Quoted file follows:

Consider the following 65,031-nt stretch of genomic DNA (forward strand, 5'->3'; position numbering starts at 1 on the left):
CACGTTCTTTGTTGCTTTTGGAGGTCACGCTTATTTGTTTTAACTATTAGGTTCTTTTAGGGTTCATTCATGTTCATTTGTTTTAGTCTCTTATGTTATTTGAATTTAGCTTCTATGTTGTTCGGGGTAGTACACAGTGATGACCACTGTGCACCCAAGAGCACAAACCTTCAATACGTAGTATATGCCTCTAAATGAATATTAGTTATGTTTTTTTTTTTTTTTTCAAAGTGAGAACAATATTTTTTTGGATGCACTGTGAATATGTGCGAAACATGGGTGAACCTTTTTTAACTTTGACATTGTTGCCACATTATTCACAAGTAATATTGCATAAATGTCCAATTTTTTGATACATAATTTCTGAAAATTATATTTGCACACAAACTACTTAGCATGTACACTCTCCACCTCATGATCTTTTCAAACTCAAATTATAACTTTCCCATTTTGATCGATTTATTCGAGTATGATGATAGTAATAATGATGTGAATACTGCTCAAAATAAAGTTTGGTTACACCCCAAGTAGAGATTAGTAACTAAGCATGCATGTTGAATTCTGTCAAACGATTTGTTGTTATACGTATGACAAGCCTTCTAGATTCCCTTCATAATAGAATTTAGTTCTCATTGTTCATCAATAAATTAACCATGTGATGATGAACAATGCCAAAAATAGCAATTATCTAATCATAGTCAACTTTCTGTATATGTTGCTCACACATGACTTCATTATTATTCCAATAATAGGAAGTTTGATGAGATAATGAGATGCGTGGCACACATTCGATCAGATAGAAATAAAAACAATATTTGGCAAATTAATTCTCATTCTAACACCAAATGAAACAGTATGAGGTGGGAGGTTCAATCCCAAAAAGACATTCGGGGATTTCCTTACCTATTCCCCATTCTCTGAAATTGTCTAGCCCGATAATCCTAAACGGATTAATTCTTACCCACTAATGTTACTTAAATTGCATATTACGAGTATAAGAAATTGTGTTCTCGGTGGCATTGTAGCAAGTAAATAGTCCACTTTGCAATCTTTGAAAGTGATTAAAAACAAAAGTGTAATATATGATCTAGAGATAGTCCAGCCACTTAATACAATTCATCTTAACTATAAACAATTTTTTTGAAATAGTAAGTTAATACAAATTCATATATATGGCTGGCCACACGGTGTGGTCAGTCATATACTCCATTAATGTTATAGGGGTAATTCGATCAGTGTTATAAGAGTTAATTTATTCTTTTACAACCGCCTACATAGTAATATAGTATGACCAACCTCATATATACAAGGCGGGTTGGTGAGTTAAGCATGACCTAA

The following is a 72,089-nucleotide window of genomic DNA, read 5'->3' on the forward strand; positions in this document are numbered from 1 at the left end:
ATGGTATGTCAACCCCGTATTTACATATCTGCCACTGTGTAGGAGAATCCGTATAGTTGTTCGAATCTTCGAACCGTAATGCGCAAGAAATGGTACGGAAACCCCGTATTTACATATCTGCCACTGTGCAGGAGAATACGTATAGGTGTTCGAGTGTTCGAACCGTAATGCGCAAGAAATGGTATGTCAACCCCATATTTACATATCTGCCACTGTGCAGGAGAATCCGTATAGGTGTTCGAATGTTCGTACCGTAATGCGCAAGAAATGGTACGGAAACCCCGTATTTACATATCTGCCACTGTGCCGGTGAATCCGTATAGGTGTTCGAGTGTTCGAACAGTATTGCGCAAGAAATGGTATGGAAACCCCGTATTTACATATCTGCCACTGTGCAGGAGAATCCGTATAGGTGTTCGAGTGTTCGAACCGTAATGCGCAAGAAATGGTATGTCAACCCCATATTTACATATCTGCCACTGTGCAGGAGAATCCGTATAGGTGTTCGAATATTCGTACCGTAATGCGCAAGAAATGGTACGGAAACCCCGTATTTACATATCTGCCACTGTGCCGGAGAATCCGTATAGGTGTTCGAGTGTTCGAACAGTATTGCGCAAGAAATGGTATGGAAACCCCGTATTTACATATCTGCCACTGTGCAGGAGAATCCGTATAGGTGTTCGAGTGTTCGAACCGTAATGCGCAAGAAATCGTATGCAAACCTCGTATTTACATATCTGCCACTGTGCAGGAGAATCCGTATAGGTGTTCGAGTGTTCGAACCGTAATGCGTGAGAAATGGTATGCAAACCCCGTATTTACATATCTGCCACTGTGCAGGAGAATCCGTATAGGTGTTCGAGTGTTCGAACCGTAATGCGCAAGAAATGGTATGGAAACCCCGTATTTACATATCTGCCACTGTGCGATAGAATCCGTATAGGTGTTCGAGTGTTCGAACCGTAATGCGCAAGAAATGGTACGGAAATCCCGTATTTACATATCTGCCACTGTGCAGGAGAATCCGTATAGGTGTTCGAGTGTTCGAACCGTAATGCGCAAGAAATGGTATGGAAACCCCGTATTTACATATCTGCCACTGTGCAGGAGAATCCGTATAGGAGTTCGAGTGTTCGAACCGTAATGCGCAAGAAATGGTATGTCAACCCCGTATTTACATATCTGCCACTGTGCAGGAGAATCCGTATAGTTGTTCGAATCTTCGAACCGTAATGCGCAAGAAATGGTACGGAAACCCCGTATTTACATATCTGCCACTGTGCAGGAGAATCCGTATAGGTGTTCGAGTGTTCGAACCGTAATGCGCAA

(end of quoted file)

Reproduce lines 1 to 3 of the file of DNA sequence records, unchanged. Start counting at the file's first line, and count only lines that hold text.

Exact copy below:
Consider the following 65,031-nt stretch of genomic DNA (forward strand, 5'->3'; position numbering starts at 1 on the left):
CACGTTCTTTGTTGCTTTTGGAGGTCACGCTTATTTGTTTTAACTATTAGGTTCTTTTAGGGTTCATTCATGTTCATTTGTTTTAGTCTCTTATGTTATTTGAATTTAGCTTCTATGTTGTTCGGGGTAGTACACAGTGATGACCACTGTGCACCCAAGAGCACAAACCTTCAATACGTAGTATATGCCTCTAAATGAATATTAGTTATGTTTTTTTTTTTTTTTTCAAAGTGAGAACAATATTTTTTTGGATGCACTGTGAATATGTGCGAAACATGGGTGAACCTTTTTTAACTTTGACATTGTTGCCACATTATTCACAAGTAATATTGCATAAATGTCCAATTTTTTGATACATAATTTCTGAAAATTATATTTGCACACAAACTACTTAGCATGTACACTCTCCACCTCATGATCTTTTCAAACTCAAATTATAACTTTCCCATTTTGATCGATTTATTCGAGTATGATGATAGTAATAATGATGTGAATACTGCTCAAAATAAAGTTTGGTTACACCCCAAGTAGAGATTAGTAACTAAGCATGCATGTTGAATTCTGTCAAACGATTTGTTGTTATACGTATGACAAGCCTTCTAGATTCCCTTCATAATAGAATTTAGTTCTCATTGTTCATCAATAAATTAACCATGTGATGATGAACAATGCCAAAAATAGCAATTATCTAATCATAGTCAACTTTCTGTATATGTTGCTCACACATGACTTCATTATTATTCCAATAATAGGAAGTTTGATGAGATAATGAGATGCGTGGCACACATTCGATCAGATAGAAATAAAAACAATATTTGGCAAATTAATTCTCATTCTAACACCAAATGAAACAGTATGAGGTGGGAGGTTCAATCCCAAAAAGACATTCGGGGATTTCCTTACCTATTCCCCATTCTCTGAAATTGTCTAGCCCGATAATCCTAAACGGATTAATTCTTACCCACTAATGTTACTTAAATTGCATATTACGAGTATAAGAAATTGTGTTCTCGGTGGCATTGTAGCAAGTAAATAGTCCACTTTGCAATCTTTGAAAGTGATTAAAAACAAAAGTGTAATATATGATCTAGAGATAGTCCAGCCACTTAATACAATTCATCTTAACTATAAACAATTTTTTTGAAATAGTAAGTTAATACAAATTCATATATATGGCTGGCCACACGGTGTGGTCAGTCATATACTCCATTAATGTTATAGGGGTAATTCGATCAGTGTTATAAGAGTTAATTTATTCTTTTACAACCGCCTACATAGTAATATAGTATGACCAACCTCATATATACAAGGCGGGTTGGTGAGTTAAGCATGACCTAA

The following is a 72,089-nucleotide window of genomic DNA, read 5'->3' on the forward strand; positions in this document are numbered from 1 at the left end: